16th ÉCU – The European Independent Film Festival

9th, 10th, 11th April 2021
Maya Korn / Producer 
Student Film 
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After surviving assault, an enigmatic 17-year-old Mexican girl finds retribution through her untapped female power and local witch culture.


We talk with Diabla producer Maya Korn ahead of ÉCU Film Festival.


Hi Maya thank you for talking to TNC, how are you holding up during these very strange times?

It’s been very trying for sure but in many ways I’ve also grown.

Has this time offered you any creative inspiration or opportunities? 


I feel like having set work dry up due to COVID gave more opportunities for development, I started writing a script which I haven't done for years, reading more novels, drawing, all sorts. 

Congratulations on having Diabla selected for the 6th ÉCU Film Festival in Paris, what does it mean to you to be part of such an amazing lineup of short films?

It’s so cool as I interned for the festival as submissions coordinator nearly 10 years ago so it means a lot to have a film I’m a part of play.

Your award-winning short has already had an amazing festival run what do you think it is about Diabla that's connected with audiences so much? 

When director Ashley and I were pitching it to people we always called it a universal tale. Unfortunately most women have experienced some form of abuse or moment where a man has made them feel uncomfortable so its very satisfying seeing Nayeli get revenge for all of us.

"Yes, the most interesting work to me has a socio-political undertone."

Can you tell me a little bit about Diabla, what was the inspiration behind the screenplay?

Initially I came up with the idea of a making a political piece that was anti trump after hearing his comments about women and Mexicans. When in Mexico, the statistic that 9 women die every day from femicide, gender based killing, came up every conversation, no one cared about Trump. So the story evolved.

How much do you personal experiences help to influence the films you make?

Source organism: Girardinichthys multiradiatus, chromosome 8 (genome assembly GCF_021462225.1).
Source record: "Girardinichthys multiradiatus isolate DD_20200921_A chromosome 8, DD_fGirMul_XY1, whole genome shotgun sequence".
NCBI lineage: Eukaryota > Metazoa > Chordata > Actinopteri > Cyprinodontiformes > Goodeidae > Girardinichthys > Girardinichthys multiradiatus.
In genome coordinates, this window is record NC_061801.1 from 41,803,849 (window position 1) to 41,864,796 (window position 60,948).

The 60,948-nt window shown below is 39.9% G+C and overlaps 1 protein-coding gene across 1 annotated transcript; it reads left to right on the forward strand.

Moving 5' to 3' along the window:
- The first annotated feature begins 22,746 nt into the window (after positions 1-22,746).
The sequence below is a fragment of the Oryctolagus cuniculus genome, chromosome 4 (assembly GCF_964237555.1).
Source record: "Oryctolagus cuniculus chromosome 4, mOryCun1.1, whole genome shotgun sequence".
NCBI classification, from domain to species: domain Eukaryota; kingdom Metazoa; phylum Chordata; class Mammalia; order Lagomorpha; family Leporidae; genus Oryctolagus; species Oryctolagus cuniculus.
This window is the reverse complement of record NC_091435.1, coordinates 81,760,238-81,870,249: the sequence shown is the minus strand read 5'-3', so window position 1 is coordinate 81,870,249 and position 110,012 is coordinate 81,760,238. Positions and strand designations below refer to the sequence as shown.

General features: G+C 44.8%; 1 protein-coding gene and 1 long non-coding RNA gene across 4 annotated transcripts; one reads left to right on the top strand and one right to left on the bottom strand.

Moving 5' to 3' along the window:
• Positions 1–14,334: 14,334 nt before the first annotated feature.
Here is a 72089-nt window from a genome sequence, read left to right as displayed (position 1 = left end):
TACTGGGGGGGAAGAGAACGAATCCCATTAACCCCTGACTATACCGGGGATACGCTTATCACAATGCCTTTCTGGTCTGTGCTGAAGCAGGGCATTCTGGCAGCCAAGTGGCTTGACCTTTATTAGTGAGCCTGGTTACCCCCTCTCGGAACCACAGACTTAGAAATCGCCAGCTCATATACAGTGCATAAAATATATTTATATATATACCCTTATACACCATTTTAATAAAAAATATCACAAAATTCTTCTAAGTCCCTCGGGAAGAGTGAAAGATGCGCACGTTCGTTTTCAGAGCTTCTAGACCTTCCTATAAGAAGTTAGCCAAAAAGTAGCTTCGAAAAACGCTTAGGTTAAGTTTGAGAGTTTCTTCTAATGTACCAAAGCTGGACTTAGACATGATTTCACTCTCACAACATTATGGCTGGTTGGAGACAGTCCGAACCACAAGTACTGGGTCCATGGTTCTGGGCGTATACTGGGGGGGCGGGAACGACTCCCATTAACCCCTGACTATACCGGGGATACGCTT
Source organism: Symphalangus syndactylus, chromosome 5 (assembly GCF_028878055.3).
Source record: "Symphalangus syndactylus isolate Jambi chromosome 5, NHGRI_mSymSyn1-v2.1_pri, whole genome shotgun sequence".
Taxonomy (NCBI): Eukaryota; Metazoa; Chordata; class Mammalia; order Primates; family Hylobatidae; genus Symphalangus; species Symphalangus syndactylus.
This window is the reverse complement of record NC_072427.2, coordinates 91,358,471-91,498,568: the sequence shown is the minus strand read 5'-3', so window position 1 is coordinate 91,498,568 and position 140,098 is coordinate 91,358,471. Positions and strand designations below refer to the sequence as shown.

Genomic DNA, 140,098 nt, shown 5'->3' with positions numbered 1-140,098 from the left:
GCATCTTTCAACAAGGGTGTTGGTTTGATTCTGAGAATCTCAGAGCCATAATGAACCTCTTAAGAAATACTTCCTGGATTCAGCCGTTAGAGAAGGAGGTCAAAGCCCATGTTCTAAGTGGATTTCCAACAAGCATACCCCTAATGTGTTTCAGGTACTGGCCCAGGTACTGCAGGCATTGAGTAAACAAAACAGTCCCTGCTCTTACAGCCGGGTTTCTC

A lot of my films focus on feminist issues and female revenge so there’s definitely an angry woman inside me.

What where the biggest challenges you faced brining this film to life?


I think it was challenging not being in the same country as where we were shooting but really it all came together quite seamlessly.

Looking back is there anything you would have done differently on this film? 


Probably not.

Describe your film in three words? 


Female revenge brujas.

Where did your passion for filmmaking come from? 


I think I was a bit of a TV kid. I’d stay up all hours watching random cult films and I knew I wanted to be a filmmaker of some capacity.

How much has your style and approach to your films changed since your debut short? 


It’s more polished. I made my first short at 18 in a class. Now I’ve done a creative producing MFA at Columbia University in New York and been exposed to more films and the techniques of making them, they’ve definitely improved.

Is there any advice you have been given that has really helped you? 


Read a lot, study the literary greats and learn how to tell a story. Story is key.

Do you think filmmakers should continue to push the boundaries of the films and stories they want to tell? 


Yes, the most interesting work to me has a socio-political undertone. That’s what the horror I produce mainly centres around.

What tips or advice you would offer a fellow filmmaker? 


Don’t give up, it’s really hard to make it in this business.

And finally, what do you hope people will take away from Diabla? 


I hope it makes them ruminate on female strength.

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